As an NIH Oxford-Cambridge Scholar, Chad has made great strides during his DPhil studies under supervision of Dr. Sergi Padilla-Parra and co-supervision of Dr. Ewoud Compeer in Oxford. Chad has utilized advanced imaging approaches such as fluorescent lifetime imaging and single particle tracking to illustrate a link between the basal metabolic state of host CD4 T cells and success of HIV-1 fusion. He has been able to show that these processes are linked by cholesterol levels that affect membrane order and tension of the host T cell. This work increases our knowledge of how HIV-1 infects target T cells and as Statin treatment proved effective in vitro, translation from bench-to-bedside is in reach.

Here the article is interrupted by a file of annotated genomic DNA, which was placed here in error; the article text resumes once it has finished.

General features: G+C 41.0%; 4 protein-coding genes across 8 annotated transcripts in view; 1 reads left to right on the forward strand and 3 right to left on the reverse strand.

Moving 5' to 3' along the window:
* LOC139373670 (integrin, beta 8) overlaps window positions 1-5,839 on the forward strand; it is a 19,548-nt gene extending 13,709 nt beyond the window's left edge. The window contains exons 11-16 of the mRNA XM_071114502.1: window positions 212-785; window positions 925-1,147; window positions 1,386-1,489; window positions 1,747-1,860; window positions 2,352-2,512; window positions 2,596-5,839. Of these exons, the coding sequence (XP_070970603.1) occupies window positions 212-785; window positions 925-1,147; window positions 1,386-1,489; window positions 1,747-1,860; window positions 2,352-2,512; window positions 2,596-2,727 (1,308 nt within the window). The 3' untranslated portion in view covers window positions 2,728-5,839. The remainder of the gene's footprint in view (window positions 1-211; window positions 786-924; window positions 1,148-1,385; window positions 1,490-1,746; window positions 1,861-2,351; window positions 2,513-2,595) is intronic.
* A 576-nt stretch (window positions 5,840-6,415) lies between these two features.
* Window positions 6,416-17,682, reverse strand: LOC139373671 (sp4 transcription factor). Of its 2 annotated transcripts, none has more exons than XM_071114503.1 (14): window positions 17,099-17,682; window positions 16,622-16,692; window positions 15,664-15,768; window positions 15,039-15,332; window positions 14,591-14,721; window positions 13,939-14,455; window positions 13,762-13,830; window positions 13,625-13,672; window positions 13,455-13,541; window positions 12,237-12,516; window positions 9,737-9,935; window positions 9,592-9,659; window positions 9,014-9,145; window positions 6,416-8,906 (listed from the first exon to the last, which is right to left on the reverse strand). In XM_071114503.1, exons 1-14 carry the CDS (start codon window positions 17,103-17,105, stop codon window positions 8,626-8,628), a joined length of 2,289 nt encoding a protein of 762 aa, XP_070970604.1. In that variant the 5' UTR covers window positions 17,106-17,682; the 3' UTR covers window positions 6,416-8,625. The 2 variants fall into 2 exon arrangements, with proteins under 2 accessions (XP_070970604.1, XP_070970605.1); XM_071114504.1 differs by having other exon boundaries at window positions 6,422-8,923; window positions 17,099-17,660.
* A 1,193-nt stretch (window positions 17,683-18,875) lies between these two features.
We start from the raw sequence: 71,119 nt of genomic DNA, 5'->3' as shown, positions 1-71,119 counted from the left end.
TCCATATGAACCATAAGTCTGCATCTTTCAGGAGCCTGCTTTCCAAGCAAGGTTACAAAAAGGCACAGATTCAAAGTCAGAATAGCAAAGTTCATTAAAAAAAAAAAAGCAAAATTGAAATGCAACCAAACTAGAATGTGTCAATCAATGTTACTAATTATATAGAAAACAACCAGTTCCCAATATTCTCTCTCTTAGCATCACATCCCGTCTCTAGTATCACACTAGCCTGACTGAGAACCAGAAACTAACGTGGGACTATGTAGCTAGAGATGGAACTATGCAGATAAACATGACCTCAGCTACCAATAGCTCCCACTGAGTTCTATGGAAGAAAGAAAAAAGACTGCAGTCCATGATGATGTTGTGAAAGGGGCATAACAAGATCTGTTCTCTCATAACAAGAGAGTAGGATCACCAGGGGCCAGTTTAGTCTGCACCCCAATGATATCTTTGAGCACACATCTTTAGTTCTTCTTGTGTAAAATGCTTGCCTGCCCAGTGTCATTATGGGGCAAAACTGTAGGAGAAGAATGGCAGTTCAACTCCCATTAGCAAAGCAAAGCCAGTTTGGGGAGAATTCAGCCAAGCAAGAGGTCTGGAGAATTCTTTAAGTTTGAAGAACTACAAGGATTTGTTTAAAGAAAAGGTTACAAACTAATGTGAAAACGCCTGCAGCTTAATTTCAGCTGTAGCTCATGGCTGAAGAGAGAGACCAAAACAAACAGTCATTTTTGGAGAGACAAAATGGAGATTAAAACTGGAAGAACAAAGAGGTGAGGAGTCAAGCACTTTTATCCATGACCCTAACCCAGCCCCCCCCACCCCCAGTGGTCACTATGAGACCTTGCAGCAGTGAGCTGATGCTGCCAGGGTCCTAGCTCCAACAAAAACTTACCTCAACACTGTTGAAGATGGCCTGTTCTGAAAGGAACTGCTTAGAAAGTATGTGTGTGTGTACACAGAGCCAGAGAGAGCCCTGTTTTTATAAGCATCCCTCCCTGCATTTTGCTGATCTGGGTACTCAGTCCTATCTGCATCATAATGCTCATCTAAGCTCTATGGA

Simone came to Oxford as part of her Master program Biomedical Sciences at the University of Leiden. In her 6 months in Oxford she mastered a variety of highly specialised techniques, including a.o. 3D immunofluorescent confocal microscopy, live Total Internal Reflection Fluorescence Microscopy, primary T cell isolation and lentiviral-mediated CRISPR approaches to knock out genes in these T cells. Her work demonstrated for the first time a crucial role for ESCRT1 protein in providing help to human dendritic cells in vitro. This drove us to pursuit the in vivo role of ESCRT1 and has shed light on a crucial pathway underlying effective vaccination responses.